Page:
BEYOND THE HEADLINES: Tough talk

Taking over Vernon’s mayor’s chair hasn’t kept Akbal Mund from ruffling feathers.

Taking over Vernon’s mayor’s chair hasn’t kept Akbal Mund from ruffling feathers.

While some politicians go to great lengths to speak cautiously and avoid controversy, Mund continues to call it as he sees it just as he did as a businessperson.

During a recent interview, Mund touched on council’s actions and some of the decisions made, but he veered the conversation towards what he considers is the public’s willingness to simply wait to be handed information instead of being proactive and making themselves aware on a variety of topics.

“People need to be better educated about something rather than wait for someone to educate them,” he said.

As an example, he selected one of his favourite topics, the perceived shortage of parking downtown.

“Downtown isn’t just 30th Avenue,” said Mund, who singled out those motorists who expect to park right in front of their destination instead of parking a few blocks away and walking.

“Come and see me and I will find you a parking space. They exist.”

There will be some residents, who after circling main street for the third time, will curse Mund’s comments, and as someone who has tried to park downtown, I know the option of finding a spot even a few blocks away can prove challenging.

Given Mund’s willingness to find parking spaces for people, someone should take him up on the offer and see how successful he is. To add to the experience, bring along a few heavy parcels and a child or two in tow.

But Mund didn’t stop there.

He turned up the heat when it came to the lack of Canada Day fireworks in 2015 because there wasn’t a volunteer committee to oversee planning. A similar situation appears to be evolving this year.

“We had hundreds of people complain about no fireworks but we only had three sign up (for a new organizing committee). Where are the others?” said Mund.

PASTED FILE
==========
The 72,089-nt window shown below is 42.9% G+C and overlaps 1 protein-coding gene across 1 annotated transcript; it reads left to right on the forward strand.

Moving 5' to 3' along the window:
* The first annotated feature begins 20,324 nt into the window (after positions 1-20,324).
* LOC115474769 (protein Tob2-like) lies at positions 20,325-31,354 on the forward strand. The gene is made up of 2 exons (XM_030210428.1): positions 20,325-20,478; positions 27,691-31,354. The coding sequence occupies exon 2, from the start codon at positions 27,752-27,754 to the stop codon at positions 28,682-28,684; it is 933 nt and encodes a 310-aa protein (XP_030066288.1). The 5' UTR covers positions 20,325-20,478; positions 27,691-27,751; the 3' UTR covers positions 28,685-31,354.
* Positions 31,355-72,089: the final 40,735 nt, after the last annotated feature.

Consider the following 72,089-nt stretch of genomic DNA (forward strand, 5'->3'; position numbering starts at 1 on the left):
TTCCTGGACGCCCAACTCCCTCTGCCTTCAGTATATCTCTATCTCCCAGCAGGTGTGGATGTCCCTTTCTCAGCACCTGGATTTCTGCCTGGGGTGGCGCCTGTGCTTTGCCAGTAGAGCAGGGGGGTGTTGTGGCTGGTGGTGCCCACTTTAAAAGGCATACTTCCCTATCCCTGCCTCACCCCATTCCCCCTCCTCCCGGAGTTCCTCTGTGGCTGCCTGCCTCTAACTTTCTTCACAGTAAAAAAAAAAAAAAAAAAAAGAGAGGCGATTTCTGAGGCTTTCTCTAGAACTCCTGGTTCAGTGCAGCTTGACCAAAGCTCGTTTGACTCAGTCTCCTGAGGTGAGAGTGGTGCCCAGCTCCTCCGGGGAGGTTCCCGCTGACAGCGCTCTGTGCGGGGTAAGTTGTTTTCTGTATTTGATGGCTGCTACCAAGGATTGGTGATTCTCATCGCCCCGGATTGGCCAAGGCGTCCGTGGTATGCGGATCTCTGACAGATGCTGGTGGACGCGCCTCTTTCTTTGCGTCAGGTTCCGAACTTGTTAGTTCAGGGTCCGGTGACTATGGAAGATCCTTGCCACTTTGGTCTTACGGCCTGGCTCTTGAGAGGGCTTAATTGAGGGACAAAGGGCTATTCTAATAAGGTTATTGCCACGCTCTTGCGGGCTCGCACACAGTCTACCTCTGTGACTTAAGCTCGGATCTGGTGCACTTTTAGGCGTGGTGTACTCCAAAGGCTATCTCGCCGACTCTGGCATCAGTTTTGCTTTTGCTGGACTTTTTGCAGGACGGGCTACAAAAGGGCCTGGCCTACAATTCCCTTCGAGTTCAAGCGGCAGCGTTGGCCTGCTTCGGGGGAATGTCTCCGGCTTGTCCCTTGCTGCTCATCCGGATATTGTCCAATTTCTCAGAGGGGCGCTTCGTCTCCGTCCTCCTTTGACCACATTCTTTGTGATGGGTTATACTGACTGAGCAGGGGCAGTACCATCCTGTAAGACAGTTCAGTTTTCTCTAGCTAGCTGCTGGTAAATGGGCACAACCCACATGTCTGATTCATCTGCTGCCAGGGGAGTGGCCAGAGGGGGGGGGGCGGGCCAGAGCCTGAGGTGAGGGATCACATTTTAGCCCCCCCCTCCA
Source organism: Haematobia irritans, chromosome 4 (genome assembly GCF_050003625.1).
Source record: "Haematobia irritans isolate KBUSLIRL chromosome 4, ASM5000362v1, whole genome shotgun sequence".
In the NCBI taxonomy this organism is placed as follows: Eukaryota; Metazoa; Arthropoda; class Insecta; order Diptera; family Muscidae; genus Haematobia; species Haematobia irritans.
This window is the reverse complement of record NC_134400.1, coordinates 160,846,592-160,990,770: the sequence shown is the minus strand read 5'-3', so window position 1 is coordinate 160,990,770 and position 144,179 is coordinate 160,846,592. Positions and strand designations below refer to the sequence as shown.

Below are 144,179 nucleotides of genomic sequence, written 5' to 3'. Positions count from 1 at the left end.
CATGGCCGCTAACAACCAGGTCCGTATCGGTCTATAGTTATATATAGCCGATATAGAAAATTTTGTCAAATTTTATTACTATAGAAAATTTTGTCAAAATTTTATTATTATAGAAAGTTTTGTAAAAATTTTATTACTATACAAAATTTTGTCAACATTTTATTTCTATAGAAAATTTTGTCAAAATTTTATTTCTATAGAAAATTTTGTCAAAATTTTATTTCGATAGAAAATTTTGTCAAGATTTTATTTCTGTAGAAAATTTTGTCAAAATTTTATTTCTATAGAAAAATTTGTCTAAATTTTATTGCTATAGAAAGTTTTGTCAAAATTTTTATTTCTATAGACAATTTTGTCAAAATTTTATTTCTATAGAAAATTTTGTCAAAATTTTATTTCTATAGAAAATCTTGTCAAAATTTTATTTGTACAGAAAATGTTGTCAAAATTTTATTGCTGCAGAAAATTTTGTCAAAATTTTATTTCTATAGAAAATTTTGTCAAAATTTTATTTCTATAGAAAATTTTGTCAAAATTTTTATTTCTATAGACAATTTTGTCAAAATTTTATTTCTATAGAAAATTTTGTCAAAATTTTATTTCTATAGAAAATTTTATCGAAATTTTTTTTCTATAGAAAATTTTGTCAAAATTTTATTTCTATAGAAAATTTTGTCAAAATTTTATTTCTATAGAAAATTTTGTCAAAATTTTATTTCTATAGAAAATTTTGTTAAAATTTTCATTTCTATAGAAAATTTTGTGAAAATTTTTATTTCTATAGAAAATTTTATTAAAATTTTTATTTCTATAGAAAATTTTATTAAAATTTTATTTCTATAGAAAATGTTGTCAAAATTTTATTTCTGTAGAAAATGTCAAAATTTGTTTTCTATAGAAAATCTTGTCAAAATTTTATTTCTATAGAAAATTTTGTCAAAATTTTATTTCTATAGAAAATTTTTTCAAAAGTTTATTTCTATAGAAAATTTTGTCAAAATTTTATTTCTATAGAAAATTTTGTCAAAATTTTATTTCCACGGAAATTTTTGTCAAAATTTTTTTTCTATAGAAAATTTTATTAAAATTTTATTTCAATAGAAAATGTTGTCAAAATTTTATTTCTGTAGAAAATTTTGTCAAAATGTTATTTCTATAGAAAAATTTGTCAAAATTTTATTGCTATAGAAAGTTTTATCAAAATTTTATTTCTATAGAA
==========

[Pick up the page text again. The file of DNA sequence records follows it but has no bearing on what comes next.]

“They complain but they do nothing to fix it. They are blaming the city. Don’t blame the city, do something about it.”

Obviously there are some residents who already do their part behind the scenes for the community and non-profit activities, but there are others who are willing to just sit on their hands and reap the benefits of hard work by others.

The reality is that Canada Day fireworks have never been organized by city council and staff. The task of bringing the event together was in the hands of local residents, but after many years of service, they retired. Nobody can fault them for that. Volunteering should not become a forever job.

But, unfortunately, no one stepped up to the plate to take on organizing for 2015, and the city’s call for volunteers for 2016 has been largely ignored. For those residents who wrapped themselves in the Canadian flag and protested the loudest about no fireworks, why haven’t they got involved and tried to make a difference? The city, or any level of government, is not the be all and end all. There are some things the community should truly embrace.

It will be interesting to see if Mund’s tough talk motivates anyone to organize fireworks or if they will just brush him aside.

But one thing for sure, don’t expect Mund to be quiet during the new year.